Our Blog - The Governance InitiativeThe Blog contains selected opinion pieces written by GGI or our partners.
Boards of directors must take charge in overseeing their companies’ long-term direction and vitality, which means enforcing accountability for issues of purpose, longevity, and social impact.
Association governance expert Damian Mitsch says that association directors often don’t understand that they’re lacking the skills required to do the job – or even what the job should look like – and that introduces a different view of how to govern.
Boeing was already buried in bad publicity after two of their new 737-MAX airplanes crashed in a six-month span, killing 346 people. The tragedies were exacerbated by the revelation that Boeing dodged Federal Aviation Administration requirements in their rush to get the new planes into service.
When Covid-19 devastated the airline industry, the financial impact of Boeing’s mistake became more severe….
Corporate management bears the day-to-day responsibility for managing the corporation’s response to the pandemic. The board’s role is one of oversight, which requires monitoring management activity, assessing whether management is taking appropriate action and providing additional guidance and direction to the extent that the board determines is prudent. Staying well-informed of developments within the corporation as well as the rapidly changing situation provides the foundation for board effectiveness.
We highlight below some key areas of focus for boards as this unprecedented public health crisis and its impact on the business and economic environment rapidly evolves.
Purpose: Shifting from why to how. What is your company’s core reason for being, and where can you have a unique, positive impact on society? Now more than ever you need good answers to these questions.
There are areas that boards and their chairs should prioritize when guiding their organizations through unprecedented uncertainty. Few boards of directors had a playbook for managing the crisis we face today. Now, even fewer have a clear perspective on when and how their organizations will emerge from the tunnel the coronavirus pandemic has forced them to enter. The light at its end is very dim. Uncertainty is high for most sectors and businesses, with boards and management teams struggling to find solid ground, which makes it all the more vital that boards are deliberate about where they focus their attention.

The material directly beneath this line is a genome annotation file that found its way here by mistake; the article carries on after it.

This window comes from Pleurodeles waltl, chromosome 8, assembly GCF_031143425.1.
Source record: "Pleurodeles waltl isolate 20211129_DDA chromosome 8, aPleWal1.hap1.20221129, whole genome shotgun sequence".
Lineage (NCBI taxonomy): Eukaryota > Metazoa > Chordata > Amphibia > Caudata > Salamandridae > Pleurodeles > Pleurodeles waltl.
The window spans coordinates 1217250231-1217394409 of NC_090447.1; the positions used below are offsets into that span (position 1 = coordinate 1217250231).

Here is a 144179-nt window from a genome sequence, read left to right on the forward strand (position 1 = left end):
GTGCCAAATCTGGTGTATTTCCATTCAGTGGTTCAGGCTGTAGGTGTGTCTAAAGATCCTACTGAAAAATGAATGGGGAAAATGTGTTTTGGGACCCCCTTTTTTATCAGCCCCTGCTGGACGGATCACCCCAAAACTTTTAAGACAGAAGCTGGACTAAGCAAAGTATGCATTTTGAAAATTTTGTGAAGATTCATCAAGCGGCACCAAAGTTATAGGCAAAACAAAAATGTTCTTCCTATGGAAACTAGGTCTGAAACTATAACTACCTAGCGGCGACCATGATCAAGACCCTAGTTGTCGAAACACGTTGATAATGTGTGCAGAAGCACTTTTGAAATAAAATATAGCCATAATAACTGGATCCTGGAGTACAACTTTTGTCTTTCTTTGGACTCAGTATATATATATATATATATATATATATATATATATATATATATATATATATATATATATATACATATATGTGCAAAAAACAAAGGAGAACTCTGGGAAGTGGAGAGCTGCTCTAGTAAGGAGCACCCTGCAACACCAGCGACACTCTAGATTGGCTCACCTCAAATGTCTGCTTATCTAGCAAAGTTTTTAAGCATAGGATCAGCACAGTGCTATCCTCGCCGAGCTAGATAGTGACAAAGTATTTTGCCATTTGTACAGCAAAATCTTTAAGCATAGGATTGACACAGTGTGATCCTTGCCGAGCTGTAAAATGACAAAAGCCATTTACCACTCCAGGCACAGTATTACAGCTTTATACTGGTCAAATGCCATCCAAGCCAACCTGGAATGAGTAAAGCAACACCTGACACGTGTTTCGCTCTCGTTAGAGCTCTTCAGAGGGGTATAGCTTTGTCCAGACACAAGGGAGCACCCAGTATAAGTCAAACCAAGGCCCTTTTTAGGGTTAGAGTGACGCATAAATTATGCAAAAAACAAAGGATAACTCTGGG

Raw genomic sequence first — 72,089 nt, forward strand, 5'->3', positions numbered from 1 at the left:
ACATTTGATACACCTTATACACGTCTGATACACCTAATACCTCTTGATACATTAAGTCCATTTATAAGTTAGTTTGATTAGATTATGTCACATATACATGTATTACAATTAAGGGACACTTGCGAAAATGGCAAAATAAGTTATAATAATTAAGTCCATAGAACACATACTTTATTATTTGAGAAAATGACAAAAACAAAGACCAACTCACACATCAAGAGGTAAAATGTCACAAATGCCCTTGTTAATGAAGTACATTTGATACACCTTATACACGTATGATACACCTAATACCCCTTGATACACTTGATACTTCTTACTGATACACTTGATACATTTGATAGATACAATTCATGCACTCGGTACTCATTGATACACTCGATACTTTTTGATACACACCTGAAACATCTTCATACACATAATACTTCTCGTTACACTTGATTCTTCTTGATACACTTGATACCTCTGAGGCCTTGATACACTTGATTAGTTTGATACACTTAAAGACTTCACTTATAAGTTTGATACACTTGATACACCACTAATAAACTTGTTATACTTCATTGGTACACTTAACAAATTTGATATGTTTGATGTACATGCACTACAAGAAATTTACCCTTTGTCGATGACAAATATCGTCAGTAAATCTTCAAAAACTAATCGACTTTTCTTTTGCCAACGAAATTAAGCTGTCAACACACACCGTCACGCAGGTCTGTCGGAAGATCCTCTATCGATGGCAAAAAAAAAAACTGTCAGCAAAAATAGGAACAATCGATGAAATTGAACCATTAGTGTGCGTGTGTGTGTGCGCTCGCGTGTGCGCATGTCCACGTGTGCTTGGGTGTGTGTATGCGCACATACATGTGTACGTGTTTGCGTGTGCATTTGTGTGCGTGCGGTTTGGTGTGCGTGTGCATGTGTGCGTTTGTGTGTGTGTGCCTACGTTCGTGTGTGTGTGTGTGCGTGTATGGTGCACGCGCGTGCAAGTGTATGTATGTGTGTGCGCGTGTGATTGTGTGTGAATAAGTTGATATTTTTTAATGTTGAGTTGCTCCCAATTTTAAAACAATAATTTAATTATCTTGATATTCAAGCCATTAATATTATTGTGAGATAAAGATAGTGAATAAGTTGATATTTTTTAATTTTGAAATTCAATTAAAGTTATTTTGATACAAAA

Looking back to 2008, the executive and board leadership that did best for their shareholders focused on taking the necessary steps—regardless of then-current popularity with lenders, investors, or otherwise—to preserve their key managers and employees, to maintain liquidity, and to preserve and position the company for recapturing value as the crisis receded, including doing what they needed to in order to remain independent. Simply put, the principled and nimble boards and CEOs did best, often in the face of anxious investors clamoring for more short term fixes or exits.
A year after being awarded an inaugural GGI International Women’s Day scholarship, we caught up with author, entrepreneur and creativity consultant Maria Simonelli to discuss how corporate governance training is supporting her career aspirations.
Data collection and use is growing – everywhere from online shopping to refugee camps – and it’s changing the business landscape. While we are trusting that our data won’t be misused, there has been little oversight and few if any consequences for those who breach consumer trust. Recent reform in Australia however is set to provide consumers with a right of action for breaches of privacy.
In hindsight, 2019 may come to be viewed as a watershed year in the evolution of corporate governance. After years of growing alarm about endemic short-termism, the sustainability and competitiveness of businesses over a long- term horizon, and the role of corporate policies in contributing to socioeconomic inequality, there has been an emerging consensus that the prevailing corporate governance system is broken.
Good Goverannce relies on strong board culture, processes, structure and policies that support accountability with focus on long term performance.
At a time when the importance of corporate governance has been firmly settled, we need to better understand how bias impacts governance and be more intentional about addressing it. Perhaps more than at any other time, we are wrestling with subtle “unconscious” biases that are hidden.
Ideas about how corporations should be governed vary widely. People disagree, for example, on such basic matters as the purpose of the corporation, the role of corporate boards of directors, the rights of shareholders, and the proper way to measure corporate performance.
GGI governance expert Andrew Donovan shares why the digital enhancement of boards is an opportunity to create stand-out competitive advantage in an increasingly complex and changing world.
By focus on scaling up quickly, ex-PwC partner and Certified Advisory Board Chair Karen Crawford claims that many SMEs can be left uncertain and exposed when things go wrong. Karen suggests a simple̶ business fitness test and has recently partnered with Global Governance Initiative (GGI) to address the need for practical training.